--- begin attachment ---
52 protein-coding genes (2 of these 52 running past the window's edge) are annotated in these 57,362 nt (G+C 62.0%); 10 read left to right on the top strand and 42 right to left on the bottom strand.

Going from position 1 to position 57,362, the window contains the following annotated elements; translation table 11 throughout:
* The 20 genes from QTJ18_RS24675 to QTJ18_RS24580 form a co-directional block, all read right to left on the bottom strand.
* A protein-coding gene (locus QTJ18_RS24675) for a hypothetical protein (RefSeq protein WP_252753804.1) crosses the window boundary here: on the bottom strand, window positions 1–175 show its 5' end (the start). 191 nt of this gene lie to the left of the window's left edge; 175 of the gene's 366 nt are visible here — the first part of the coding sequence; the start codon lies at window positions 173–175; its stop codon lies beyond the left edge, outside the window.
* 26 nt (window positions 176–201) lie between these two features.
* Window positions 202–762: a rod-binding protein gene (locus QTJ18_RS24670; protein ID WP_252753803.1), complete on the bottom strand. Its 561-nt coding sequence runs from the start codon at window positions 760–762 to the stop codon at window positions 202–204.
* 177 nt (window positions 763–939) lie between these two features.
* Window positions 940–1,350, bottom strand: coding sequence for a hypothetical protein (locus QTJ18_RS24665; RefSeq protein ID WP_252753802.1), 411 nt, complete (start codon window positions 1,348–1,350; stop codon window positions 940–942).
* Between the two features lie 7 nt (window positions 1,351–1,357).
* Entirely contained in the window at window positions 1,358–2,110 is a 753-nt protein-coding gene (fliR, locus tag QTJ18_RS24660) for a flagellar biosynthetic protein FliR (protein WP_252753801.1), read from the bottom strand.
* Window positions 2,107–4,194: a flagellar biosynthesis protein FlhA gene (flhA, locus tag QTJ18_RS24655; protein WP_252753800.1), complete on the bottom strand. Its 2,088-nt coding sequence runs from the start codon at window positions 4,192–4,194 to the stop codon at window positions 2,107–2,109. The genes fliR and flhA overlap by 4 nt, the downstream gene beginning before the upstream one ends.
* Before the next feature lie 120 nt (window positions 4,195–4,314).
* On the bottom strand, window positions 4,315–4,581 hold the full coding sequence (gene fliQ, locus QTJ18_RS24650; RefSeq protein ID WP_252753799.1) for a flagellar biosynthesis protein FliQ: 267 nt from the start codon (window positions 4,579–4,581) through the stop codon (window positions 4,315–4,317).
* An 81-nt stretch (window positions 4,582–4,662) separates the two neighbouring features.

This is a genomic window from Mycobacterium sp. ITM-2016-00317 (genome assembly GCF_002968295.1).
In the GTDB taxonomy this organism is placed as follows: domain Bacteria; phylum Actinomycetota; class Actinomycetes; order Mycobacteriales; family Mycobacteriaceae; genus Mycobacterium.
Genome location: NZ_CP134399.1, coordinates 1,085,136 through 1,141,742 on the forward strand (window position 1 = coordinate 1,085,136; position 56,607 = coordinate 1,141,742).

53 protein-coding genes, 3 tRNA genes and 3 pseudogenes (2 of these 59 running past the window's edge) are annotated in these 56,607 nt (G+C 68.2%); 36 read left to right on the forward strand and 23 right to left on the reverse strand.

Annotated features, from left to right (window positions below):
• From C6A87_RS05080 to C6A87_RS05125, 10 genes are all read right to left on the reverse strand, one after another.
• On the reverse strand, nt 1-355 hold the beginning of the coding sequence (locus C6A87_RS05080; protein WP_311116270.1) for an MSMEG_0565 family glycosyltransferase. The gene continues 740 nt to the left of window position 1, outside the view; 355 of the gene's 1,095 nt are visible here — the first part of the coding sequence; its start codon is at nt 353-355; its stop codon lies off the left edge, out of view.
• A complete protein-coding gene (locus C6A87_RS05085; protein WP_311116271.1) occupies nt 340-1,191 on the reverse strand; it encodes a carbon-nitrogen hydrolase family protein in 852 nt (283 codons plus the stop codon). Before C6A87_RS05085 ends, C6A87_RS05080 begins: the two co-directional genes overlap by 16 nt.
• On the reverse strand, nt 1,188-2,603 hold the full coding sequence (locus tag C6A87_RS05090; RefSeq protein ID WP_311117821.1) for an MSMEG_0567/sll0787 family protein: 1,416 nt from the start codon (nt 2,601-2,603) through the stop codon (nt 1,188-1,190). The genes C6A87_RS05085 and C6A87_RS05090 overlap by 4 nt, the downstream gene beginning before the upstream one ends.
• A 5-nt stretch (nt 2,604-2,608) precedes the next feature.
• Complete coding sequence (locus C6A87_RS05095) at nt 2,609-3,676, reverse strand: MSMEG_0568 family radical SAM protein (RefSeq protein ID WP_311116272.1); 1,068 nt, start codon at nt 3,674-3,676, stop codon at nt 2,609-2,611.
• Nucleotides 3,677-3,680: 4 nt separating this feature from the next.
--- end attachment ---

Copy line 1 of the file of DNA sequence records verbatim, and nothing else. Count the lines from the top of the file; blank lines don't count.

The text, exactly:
52 protein-coding genes (2 of these 52 running past the window's edge) are annotated in these 57,362 nt (G+C 62.0%); 10 read left to right on the top strand and 42 right to left on the bottom strand.